College graduation is the saddest of all the milestones.
Well, okay. It’s really exciting. I mean here I am, thrust into the so-called ‘real world’, ready to make money, live on my own, travel, learn new responsibilities, find a husband (lol just kidding on the husband-part) and be an ‘adult’. And will I soon move out of my parents’ house, find a salary job, and go create my own life? Let’s hope so… But that’s a post for another time.
Today I want to focus on graduation (mostly because I’ve refused to focus on the dirty g-word all semester).
As the day of doom approached, I felt cool, calm, and collected. I was frequenting the bar, spending time and money with friends, and all around enjoying the last of my college days.
What sucked though…is that I didn’t (and arguably still don’t) realize that my college days were soon to be over. Sure I knew in the back of my head. Why else would I go out on a Tuesday night or try to explore the entire city where my college was located in the last few weeks that I’ve neglected to explore in the entire four years in which I lived there?
Subconsciously I was freaking out.
I was spending money I barely had (my bad bank account). I wasn’t sleeping well for literally weeks on end (zombie status). I was eating my feelings (just in time for bikini-season). I was trying to reconnect with people that I barely knew (and will definitely never see again).
I was sucking in all that is the “college-experience”.
And as the day got closer, I wasn’t afraid, I wasn’t nervous, and I wasn’t anxious. I was secure in the fact that I was graduating and ready to move on. I needed a new space, a new time, a new face. I was sick of the same people, the same town, the same classes. I wanted to make money, find my passion, grow. I was ready.
And then the weekend came.
The candlelight baccalaureate service on our college’s front lawn was beautiful. That’s when it first started to hit me. Tears silently filled my eyes as I struggled not to scream, sob, freak out. As soon as the seniors in various a cappella groups from campus began to sing the Irish Blessing “May The Road Rise Up To Meet You“, I lost it. Not only was this indicative of my college career ending and beginning a new chapter of my life, but OF COURSE the country I happened to study abroad in was Ireland.
Like, really? It HAD to be that song?
Memories flooded my brain. Images of the friends, mistakes, blessings, anger, happiness, parties, and education I had at college slid across my mind like a slideshow.
Fast forward to later that night, in the local bar that I happen to love with a few of my best friends, enjoying the last beer we’d have there for awhile. We chatted a bit about graduation and how weird it was, but it felt like an ordinary night at that bar. Not the eve of our college graduation…
I don’t think I slept for more than 3 hours that night. I woke up late, as per usual, took a fast shower, attempted to apply make-up and put on my best fake smile.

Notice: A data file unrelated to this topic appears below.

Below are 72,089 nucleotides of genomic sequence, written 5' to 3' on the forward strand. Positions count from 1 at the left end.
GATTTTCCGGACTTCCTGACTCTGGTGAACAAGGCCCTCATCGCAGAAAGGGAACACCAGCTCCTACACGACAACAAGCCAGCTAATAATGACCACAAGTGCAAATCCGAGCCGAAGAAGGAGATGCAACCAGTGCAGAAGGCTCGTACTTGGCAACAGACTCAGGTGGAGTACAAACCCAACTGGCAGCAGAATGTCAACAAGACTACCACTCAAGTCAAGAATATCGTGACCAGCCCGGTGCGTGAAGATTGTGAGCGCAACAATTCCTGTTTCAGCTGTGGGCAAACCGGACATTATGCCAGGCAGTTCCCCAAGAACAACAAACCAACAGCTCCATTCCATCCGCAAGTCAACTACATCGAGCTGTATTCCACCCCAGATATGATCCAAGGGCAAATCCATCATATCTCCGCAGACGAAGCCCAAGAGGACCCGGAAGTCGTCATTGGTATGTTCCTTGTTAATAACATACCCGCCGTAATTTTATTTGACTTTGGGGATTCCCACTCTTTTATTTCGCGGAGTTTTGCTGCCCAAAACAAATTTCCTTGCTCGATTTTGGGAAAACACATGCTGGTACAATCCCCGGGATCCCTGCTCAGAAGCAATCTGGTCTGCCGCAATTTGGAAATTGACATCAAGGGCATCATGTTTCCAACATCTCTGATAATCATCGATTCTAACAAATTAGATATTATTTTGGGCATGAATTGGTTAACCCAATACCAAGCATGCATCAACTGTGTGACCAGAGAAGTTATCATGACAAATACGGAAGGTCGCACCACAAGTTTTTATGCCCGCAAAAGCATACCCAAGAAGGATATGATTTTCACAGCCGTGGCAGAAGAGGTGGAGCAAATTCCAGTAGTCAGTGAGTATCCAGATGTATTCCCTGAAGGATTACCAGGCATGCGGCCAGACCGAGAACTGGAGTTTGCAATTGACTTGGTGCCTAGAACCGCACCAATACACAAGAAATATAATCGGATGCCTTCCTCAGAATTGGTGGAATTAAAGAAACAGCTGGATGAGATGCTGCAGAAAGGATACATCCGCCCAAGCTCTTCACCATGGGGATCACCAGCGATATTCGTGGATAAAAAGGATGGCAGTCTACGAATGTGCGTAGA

This was it. This was the day that I had been working towards not only for the past four years of my life, but for the past 22. I was graduating college.
Black circles under my eyes from many sleepless nights were only appropriate for my graduation day, as they were the symbol of my college life; whether I lost sleep due to staying up late finishing a paper and studying, or partying well into the early hours of the morning.
The ceremony was a blur. I try to remember, but only 3 weeks later and I hardly can. All I remember is that gut-wrenching feeling, and yet at the same time the avoidance of the fact that this could be the last time I sat in that school’s gym.
On graduation day, I barely saw any of my close friends from college. After the ceremony, I had a nice brunch with my family, packed up out of my college house, and began the hour drive home alone.
Um, thank God it was only an hour. The SECOND I fastened my seat belt, the tears came. And I am not talking some silent-cry like I’ve quietly done in my adult-life whenever I’ve come across a bad situation. I’m talking a SOB. A loud, painful-sounding, gasping-for-air sob.
That sob lasted the entire way home. This is when it hit me. The last four years went by so fast. Freshman year felt like yesterday. I have met some of the best, crazy, smart, interesting people in the world. I had new experiences, new places, and new situations under my belt. And now it was all over.
I remember feeling like I was going through a break-up, like Muhlenberg College dumped me and kicked me to the curb. I felt heart-broken.
And before this depressing-self-rant goes too far, I will leave you with this advice:
1. Don’t work at a card/gift store directly post graduation. It will only depress you to see people shopping for high school grad gifts, and make you think “UGH THEY’RE SO LUCKY, THEY STILL HAVE ALL OF COLLEGE.”
2. If you have to work at a card/gift store post graduation, go read through all of the inspirational sayings on cards and gifts…You might just come across this:
“You can’t move on to the next chapter of your life if you keep re-reading the last one”
3. The next chapter can (and probably will) be better than the last. College was great; it gave you perspective, experiences, and friends. You don’t have to let these things go, in fact, take these with you as you move on to the next chapter.
I truly believe, when given the chance, the ‘real-world’ can be just as fun and rewarding as the college experience was.
And I’m excited to find out just how great it can be!
(But really, this is how I feel about graduating)